We've probably all seen at least one production of Cinderella, whether in film form or onstage. But have you ever seen the fairy godmother roll in on skates? Or the evil stepsisters played in drag? The Commedia Cinderella, presented by Ragtag Theatre Company, is a raucous and rambunctious adaption on the timeless fairy tale. From a furry, colorful sneaker in lieu of a glass slipper to song and dance numbers performed to pop hits, Commedia Cinderella, kept us in giggles, even if some of the jokes flew right over my kids' heads.
Read on for our full review of this Off-Broadway family show, playing in NYC through mid-summer 2016.
While the general storyline of The Commedia Cinderella is the same one we all know, it "definitely ain't your traditional Cinderella," as the playwright and co-director, Sam Lafrage, writes in the program. He even shifted the moral of the story, placing more emphasis on inner vs. outer beauty, self-acceptance and self-love—a great message for all ages.
Ragtag Theatre Company is a LGBTQ-friendly troupe creating fresh, modern family theater. Performed in the style of Commedia dell'arte—an early style of Italian street theater featuring big, funny characters, improvisation and direct audience involvement—Ragtag strives “to make you laugh and create a safe space where you can be yourself and #beweird with all of us.”
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The stepsisters taunt Cinderella.
Even with such a serious message as self-acceptance, slapstick comedy abounds with the main roles reimagined as funny, eccentric characters. The evil stepmother speaks in an exaggerated Southern accent and banishes Cinderella to a life of chores and drudgery because she is jealous of Cinderella's beauty. The narrator helpfully points out that the stepmother is essentially a fairy tale version of a bully who demeans others because she feels deeply insecure about herself. The two stepsisters are played by men in drag who speak in Valley girl accents and, similar to other versions of the fairy tale, belittle Cinderella because of her name and dirty clothes.
My daughters, ages 5 and 8, loved the over-the-top godmother who is hilariously reimagined as a tutu-wearing fairy in roller skates. She later gets into an accident and needs a wheelchair to get around. Her magic powers are a bit rusty, so instead of transforming Cinderella's rags into a beautiful ball gown, our hero winds up in a clown suit and sneakers rather than heels, which elicits plenty of laughs. Undeterred, Cinderella attends the ball. The prince naturally falls in love with her and searches high and low for the owner of the fuzzy sneaker.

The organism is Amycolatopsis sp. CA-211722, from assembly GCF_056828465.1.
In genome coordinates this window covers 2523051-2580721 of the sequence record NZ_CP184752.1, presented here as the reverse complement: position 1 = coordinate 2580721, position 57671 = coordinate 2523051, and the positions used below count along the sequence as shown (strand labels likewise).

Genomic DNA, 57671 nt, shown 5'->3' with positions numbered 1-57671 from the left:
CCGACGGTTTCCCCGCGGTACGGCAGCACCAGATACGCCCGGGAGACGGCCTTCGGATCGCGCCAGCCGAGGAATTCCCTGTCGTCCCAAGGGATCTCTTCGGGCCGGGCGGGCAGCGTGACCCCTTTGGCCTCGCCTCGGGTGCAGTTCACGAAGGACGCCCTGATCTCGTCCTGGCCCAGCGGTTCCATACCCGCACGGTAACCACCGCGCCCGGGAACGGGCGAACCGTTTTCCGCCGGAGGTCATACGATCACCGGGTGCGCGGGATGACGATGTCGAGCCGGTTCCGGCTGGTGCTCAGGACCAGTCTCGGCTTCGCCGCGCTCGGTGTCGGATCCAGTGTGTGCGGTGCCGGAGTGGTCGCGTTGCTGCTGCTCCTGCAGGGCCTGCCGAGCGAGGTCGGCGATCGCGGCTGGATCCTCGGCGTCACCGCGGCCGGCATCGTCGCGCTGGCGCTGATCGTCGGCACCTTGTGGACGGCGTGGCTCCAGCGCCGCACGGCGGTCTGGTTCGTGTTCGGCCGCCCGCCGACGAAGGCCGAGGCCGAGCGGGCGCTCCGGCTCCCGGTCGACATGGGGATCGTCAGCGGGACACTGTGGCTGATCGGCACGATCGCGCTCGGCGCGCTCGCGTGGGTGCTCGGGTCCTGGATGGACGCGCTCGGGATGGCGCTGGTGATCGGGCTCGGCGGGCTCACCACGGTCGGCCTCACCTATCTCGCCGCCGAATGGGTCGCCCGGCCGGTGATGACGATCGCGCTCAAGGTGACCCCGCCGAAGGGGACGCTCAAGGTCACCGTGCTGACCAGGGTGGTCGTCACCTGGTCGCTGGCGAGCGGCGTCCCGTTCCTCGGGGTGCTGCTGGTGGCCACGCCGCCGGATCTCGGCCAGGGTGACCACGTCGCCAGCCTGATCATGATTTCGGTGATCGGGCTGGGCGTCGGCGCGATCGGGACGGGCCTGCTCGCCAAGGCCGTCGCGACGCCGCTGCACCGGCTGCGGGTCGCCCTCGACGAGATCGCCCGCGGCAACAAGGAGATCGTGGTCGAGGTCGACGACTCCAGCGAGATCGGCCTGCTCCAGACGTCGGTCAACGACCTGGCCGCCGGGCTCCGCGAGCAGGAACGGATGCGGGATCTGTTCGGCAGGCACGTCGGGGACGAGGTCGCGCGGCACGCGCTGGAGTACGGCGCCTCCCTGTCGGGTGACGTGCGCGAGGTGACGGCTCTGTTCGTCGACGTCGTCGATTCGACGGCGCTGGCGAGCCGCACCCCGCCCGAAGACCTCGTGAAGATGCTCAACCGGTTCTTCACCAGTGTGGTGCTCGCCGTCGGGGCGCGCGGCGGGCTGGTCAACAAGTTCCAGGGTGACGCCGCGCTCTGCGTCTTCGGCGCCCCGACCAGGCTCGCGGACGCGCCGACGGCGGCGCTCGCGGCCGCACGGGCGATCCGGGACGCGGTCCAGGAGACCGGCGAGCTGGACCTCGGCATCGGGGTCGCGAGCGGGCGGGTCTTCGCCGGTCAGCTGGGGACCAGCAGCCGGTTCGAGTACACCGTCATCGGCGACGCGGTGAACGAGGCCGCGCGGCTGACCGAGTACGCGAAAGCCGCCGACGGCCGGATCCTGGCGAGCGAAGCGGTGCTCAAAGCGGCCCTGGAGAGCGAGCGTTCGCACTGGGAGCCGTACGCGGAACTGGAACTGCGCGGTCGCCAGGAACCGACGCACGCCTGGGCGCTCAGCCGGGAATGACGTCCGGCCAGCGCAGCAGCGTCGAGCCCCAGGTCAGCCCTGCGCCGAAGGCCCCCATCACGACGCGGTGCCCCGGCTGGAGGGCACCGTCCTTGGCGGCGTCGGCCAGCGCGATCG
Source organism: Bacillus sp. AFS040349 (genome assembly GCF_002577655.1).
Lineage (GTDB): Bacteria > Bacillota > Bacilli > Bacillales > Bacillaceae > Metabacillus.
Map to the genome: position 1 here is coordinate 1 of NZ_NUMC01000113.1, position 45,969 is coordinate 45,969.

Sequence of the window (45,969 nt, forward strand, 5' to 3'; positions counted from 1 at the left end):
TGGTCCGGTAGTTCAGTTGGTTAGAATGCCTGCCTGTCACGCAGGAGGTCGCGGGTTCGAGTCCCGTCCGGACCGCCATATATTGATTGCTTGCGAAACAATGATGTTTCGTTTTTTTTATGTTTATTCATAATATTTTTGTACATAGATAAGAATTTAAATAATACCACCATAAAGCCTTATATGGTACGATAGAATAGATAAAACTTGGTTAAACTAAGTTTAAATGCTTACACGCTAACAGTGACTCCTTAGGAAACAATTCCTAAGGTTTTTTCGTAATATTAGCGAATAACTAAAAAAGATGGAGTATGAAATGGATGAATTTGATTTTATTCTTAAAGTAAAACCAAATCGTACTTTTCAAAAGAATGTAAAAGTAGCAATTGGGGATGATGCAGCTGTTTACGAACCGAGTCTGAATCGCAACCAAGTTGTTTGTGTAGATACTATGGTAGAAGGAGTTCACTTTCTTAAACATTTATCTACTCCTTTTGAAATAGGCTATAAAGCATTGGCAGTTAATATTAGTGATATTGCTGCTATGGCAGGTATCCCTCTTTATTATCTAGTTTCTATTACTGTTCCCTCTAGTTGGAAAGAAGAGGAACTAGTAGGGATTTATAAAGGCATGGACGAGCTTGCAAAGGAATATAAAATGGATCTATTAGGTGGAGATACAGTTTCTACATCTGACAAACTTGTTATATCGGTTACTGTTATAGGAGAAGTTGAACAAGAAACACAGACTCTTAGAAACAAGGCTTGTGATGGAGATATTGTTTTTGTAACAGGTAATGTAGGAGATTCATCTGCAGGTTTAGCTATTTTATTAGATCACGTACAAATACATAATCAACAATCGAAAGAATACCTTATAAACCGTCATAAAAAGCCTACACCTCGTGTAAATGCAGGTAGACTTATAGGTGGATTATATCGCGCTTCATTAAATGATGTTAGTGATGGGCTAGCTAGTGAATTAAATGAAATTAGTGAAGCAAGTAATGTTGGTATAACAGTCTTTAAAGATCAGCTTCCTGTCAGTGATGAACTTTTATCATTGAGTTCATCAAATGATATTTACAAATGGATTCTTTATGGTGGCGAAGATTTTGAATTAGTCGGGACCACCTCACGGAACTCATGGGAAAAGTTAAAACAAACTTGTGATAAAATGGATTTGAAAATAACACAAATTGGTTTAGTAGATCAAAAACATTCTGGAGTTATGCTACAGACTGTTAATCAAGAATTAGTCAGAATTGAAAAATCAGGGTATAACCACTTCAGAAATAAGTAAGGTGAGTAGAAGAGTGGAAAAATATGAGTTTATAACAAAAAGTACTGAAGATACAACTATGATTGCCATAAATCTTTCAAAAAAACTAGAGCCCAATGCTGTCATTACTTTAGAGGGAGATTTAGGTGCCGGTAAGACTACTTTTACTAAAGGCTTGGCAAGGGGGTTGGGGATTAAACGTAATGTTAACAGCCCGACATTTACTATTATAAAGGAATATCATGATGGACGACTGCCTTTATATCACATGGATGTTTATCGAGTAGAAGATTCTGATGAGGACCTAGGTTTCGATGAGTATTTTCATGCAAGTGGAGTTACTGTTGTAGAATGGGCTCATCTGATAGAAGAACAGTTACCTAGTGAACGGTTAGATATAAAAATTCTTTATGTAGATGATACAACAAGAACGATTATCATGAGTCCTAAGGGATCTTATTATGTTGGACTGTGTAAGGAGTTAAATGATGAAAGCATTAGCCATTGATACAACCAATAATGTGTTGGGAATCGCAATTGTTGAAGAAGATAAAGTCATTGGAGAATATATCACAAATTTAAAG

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Kids will love the fairy godmother in her pink tutu and roller skates.
The Commedia Cinderella is recommended for kids ages 5 and older, though 7 or 8 and up might be better, depending on your individual child. My girls enjoyed the music, especially a hit from Adele, the singing and some of the gags. But a number of the jokes and pop culture references, such as to Instagram, Brooklyn hipsters and even Hamilton, simply left them confused. Parents, tweens and kids more in tune with pop culture will undoubtedly appreciate it more.
The pace of the play is also a bit fast and at times, frenetic, which may not sit well with all children, while others will love the energy of it. As a mother of two girls, I especially appreciate the messages about self-worth and inner vs. outer beauty, and we had an interesting discussion about how this Cinderella was different from the other versions they've seen. Families looking for something different, or simply tired of the sometimes too predictable and too sweet children's theater, will love this fairy tale twist. It's definitely worth seeing for the adventurous family looking for something fresh.
The Commedia Cinderella is playing at Soho Playhouse, 15 Vandam Street, through July 16. Seating is first come, first serve, so get there early. We found the seats toward the back better viewing for kids hoping to see over the grown-up heads, because they're set at more of an incline. Tickets can be purchased online.
Top image: Poor Cinderella washing the floor. All photos by photos by Dennis Corsi/courtesy of Ragtag Theatre Company.